quillfeather said...

What a beautifully written post. Such sincerity and tenderness.

Michelloui said...

Really pleased to have this blog to read, another fascinating post!

Dont now if you saw my comment on your prev post: I cant email you for some reason but I wanted to let you know you;ve won the competition on my blog, Mid-Atlantic English... congratulations! Please email me to let me know where to send your tea: ml_garrett at yahoo dot co dot uk.

thatgirlblogs said...

completely transported me.

Anonymous said...

...heart wrenching, yet uplifting-such is life here in Ghana

Margo said...

you had me right there with you - like anonymous says above both heart wrenching and uplifting. Amazing writing and story :)

Amy E. Zimmer said...

How Funny! Hi Holli! I am so enjoying your son! I miss him when he is gone. I think he should be in the higher class, and yet, I selfishly haven't pushed him. I like challenging him and I think he's really built his confidence this semester. I like how he now is willing to tackle anything I throw at him--he trusts that I am leading him to either the big picture and/or a real concept for his life.

We are just back from a trip WAY east--to Beyin. Jeff, my husband is downloading the pictures now. With my head thick into school, I forgot to keep up with you! Now I have a good place to go to relax--Holli's Ramblings! Yay!

Yes, let's stay in touch and perhaps meet up after winter break. Happy Holidays to you and yours, Amy

betty said...

Holli,how are you doing? so nice to hear from you. Thanks for your comments on my blog. I loved your post, though it made sad realising the difficulties and the hanger of the 3rd world.
xx

amy E. Zimmer said...

PS Absolutely fabulous photos, esp. banner. And I did see the tree in Koala being raised, I never thought that they would leave it that way! OY!

Kajsa Hallberg Adu said...

These encounters between haves and have-nots are oh so common here in Ghana. But few are documented, especially so poetically, and shared across boarders.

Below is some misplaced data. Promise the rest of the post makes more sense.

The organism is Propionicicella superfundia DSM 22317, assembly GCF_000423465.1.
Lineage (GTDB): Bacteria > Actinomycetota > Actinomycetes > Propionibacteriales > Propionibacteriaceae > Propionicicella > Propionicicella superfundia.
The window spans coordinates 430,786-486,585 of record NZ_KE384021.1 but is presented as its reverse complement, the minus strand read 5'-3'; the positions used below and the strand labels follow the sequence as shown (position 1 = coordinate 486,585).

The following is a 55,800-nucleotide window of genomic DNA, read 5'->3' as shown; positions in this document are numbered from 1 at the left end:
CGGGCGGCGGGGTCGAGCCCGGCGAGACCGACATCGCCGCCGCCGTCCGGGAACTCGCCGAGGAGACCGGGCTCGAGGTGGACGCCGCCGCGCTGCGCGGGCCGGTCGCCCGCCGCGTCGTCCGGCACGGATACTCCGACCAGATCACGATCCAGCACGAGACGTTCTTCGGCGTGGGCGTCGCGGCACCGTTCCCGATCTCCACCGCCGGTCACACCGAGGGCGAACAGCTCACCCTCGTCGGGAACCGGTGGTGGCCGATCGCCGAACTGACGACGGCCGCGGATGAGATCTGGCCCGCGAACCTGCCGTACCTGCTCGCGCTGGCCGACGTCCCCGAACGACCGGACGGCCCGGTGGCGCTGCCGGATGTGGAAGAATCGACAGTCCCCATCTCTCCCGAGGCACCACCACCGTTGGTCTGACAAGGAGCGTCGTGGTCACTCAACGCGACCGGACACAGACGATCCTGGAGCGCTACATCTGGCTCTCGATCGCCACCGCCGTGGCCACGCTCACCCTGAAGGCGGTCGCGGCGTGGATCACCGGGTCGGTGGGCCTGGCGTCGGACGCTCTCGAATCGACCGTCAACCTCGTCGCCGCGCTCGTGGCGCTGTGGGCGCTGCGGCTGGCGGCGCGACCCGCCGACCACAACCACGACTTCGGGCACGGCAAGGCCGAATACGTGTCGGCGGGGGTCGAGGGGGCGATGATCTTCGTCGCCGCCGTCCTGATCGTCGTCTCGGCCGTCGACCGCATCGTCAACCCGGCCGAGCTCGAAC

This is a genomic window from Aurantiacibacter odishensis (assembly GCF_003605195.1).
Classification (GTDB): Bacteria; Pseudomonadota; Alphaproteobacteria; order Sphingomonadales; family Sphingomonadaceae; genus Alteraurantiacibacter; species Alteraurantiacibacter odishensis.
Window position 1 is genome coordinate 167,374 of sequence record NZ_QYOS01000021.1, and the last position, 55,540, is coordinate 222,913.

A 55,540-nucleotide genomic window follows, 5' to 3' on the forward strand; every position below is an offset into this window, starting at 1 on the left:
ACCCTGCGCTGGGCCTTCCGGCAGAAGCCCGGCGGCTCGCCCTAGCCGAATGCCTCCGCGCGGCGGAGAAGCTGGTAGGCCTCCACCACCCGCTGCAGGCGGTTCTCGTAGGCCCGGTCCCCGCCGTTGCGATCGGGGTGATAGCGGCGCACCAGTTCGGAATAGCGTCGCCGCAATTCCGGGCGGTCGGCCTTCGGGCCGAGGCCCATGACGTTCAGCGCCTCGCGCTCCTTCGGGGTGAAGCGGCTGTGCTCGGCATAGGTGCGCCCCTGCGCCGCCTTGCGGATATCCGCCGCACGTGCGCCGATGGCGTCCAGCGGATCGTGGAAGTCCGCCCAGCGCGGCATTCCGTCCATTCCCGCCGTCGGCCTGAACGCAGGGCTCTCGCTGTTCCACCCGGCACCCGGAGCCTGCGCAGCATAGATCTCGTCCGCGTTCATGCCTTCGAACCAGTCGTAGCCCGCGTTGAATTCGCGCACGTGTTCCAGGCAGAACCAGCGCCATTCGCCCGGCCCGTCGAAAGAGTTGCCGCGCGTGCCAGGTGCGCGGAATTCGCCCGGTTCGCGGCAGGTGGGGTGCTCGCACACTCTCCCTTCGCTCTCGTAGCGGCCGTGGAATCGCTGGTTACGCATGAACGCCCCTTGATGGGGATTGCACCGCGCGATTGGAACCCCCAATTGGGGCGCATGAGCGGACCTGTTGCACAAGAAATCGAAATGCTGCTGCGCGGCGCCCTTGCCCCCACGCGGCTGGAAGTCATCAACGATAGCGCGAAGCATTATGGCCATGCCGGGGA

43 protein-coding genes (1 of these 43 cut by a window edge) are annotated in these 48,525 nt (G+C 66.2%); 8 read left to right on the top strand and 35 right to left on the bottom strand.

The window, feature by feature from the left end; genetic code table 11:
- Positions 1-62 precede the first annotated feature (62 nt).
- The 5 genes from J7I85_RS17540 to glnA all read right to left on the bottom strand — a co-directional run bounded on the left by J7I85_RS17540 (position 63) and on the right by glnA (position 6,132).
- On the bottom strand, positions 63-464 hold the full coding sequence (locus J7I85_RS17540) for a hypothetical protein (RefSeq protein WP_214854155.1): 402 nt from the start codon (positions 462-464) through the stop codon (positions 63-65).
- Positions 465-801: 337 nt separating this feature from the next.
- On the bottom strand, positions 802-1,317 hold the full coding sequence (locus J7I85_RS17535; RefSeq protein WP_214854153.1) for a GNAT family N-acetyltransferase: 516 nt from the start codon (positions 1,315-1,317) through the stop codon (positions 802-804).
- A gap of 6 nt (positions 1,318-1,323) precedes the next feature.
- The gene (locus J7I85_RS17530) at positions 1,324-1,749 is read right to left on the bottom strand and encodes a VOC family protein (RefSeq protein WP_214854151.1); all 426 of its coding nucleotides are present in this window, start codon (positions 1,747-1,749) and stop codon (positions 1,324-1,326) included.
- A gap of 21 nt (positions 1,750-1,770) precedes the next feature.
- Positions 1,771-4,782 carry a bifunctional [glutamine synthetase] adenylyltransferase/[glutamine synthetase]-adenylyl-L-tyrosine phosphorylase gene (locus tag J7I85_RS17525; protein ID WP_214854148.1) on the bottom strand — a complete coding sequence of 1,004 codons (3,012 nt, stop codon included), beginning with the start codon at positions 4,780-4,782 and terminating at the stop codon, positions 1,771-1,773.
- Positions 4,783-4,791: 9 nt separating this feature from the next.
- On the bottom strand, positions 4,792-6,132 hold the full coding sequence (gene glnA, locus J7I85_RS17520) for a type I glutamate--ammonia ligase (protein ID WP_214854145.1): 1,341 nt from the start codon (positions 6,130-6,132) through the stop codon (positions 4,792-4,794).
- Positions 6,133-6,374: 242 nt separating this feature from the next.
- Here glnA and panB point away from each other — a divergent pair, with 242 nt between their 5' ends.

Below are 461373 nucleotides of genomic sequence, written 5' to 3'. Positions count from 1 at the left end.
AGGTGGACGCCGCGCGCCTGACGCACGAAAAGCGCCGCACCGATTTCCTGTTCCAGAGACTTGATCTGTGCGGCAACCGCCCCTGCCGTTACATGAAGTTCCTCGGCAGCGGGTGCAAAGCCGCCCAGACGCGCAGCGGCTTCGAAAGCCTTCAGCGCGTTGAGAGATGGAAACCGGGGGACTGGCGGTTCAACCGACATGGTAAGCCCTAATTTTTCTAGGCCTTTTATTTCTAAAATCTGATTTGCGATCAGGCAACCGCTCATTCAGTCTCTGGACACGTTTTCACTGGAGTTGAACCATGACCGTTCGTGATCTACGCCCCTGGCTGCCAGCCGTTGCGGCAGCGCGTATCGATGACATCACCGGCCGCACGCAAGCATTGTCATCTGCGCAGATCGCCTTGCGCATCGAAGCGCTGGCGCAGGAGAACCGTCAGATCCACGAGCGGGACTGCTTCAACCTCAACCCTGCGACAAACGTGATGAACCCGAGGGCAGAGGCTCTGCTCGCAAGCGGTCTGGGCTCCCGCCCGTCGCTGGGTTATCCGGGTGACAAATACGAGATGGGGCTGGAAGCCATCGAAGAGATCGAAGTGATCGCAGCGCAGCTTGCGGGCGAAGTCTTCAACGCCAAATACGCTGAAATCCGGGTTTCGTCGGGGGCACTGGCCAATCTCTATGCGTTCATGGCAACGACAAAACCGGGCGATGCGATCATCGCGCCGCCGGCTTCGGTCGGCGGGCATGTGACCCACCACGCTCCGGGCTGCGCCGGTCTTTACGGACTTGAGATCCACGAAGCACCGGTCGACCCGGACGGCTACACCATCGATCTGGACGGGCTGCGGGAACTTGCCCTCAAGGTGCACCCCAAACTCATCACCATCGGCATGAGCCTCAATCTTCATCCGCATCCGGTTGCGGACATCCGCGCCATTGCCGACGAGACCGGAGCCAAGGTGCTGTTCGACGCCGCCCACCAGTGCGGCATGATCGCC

How many texts have I read this month (this year? any year?) that talks about the challenges of living on "less then one dollar per day"? This should be where bloggers step in and up. Holli, I salute you! And congratulate you to the tea you seem to have won!

Argentum Vulgaris said...

Holli, a world away from Ghana, but the number of times I have reenacted this scene in markets throughout South America cannot be counted most not even remembered now. Having said that the poverty you describe, makes the poor in South America look rich, although the less-than-a-dollar-a-day survival is common.

AV

Expat mum said...

Beautiful, and bless you for doing that. I am just about to send a whole load of supplies to "my" little school in Ghana, and this sort of information reconfirms my commitment to the children.

The pale observer said...

Thanks Expat mum - as long as you really trust those in the position to distribute to the kids...

Where is the school?

Land of shimp said...

Holli, that was beautifully written, and emotionally evocative. Well done, very well done.

I have a friend who does relief work, a sort of non-religious mission of sorts, and travels to parts of Africa, occasionally China, and other places. He once told me that in most parts of the world if you own three changes of clothing, and two pairs of shoes, you are considered wealthy. That it was always deeply humbling, and rather profound when he returned home to his life with things like three TVs...but that eventually he lost that feeling of being overwhelmed by the bounty of his life. That he had to return to regain that feeling of gratitude for not merely all that he has, but the small things he is able to do to make a difference.

I'm just mentioning that because your post felt like hearing his stories. Just the concept that to some having enough chicken and rice is a form of wealth beyond imagining. An accident of birth determines so much for us all.

Gill - That British Woman said...

I suppose you get hardened to seeing so many hungry people all the time? Thank goodness you have a big heart to give back,

Gill in Canada (Toronto area)